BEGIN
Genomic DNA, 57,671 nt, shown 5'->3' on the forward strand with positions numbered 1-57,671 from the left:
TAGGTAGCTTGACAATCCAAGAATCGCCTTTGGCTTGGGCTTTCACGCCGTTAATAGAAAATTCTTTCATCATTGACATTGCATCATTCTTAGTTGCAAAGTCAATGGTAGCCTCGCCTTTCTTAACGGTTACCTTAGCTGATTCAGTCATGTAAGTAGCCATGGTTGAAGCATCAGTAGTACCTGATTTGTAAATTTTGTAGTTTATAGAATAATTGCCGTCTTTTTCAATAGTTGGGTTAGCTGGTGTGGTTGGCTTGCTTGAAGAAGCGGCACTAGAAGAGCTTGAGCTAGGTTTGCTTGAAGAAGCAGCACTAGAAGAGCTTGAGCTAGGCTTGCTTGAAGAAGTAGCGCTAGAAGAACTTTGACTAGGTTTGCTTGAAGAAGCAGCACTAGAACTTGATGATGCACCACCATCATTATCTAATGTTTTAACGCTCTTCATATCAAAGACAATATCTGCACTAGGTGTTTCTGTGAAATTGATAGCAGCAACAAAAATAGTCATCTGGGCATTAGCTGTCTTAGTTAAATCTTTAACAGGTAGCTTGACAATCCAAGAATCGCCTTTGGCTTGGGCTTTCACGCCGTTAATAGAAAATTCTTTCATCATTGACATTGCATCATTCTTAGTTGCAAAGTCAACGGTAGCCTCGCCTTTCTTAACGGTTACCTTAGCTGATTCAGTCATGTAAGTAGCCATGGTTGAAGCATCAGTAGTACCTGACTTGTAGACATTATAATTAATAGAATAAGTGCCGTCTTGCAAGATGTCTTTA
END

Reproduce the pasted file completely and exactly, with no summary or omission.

Genomic DNA, 57,671 nt, shown 5'->3' on the forward strand with positions numbered 1-57,671 from the left:
TAGGTAGCTTGACAATCCAAGAATCGCCTTTGGCTTGGGCTTTCACGCCGTTAATAGAAAATTCTTTCATCATTGACATTGCATCATTCTTAGTTGCAAAGTCAATGGTAGCCTCGCCTTTCTTAACGGTTACCTTAGCTGATTCAGTCATGTAAGTAGCCATGGTTGAAGCATCAGTAGTACCTGATTTGTAAATTTTGTAGTTTATAGAATAATTGCCGTCTTTTTCAATAGTTGGGTTAGCTGGTGTGGTTGGCTTGCTTGAAGAAGCGGCACTAGAAGAGCTTGAGCTAGGTTTGCTTGAAGAAGCAGCACTAGAAGAGCTTGAGCTAGGCTTGCTTGAAGAAGTAGCGCTAGAAGAACTTTGACTAGGTTTGCTTGAAGAAGCAGCACTAGAACTTGATGATGCACCACCATCATTATCTAATGTTTTAACGCTCTTCATATCAAAGACAATATCTGCACTAGGTGTTTCTGTGAAATTGATAGCAGCAACAAAAATAGTCATCTGGGCATTAGCTGTCTTAGTTAAATCTTTAACAGGTAGCTTGACAATCCAAGAATCGCCTTTGGCTTGGGCTTTCACGCCGTTAATAGAAAATTCTTTCATCATTGACATTGCATCATTCTTAGTTGCAAAGTCAACGGTAGCCTCGCCTTTCTTAACGGTTACCTTAGCTGATTCAGTCATGTAAGTAGCCATGGTTGAAGCATCAGTAGTACCTGACTTGTAGACATTATAATTAATAGAATAAGTGCCGTCTTGCAAGATGTCTTTA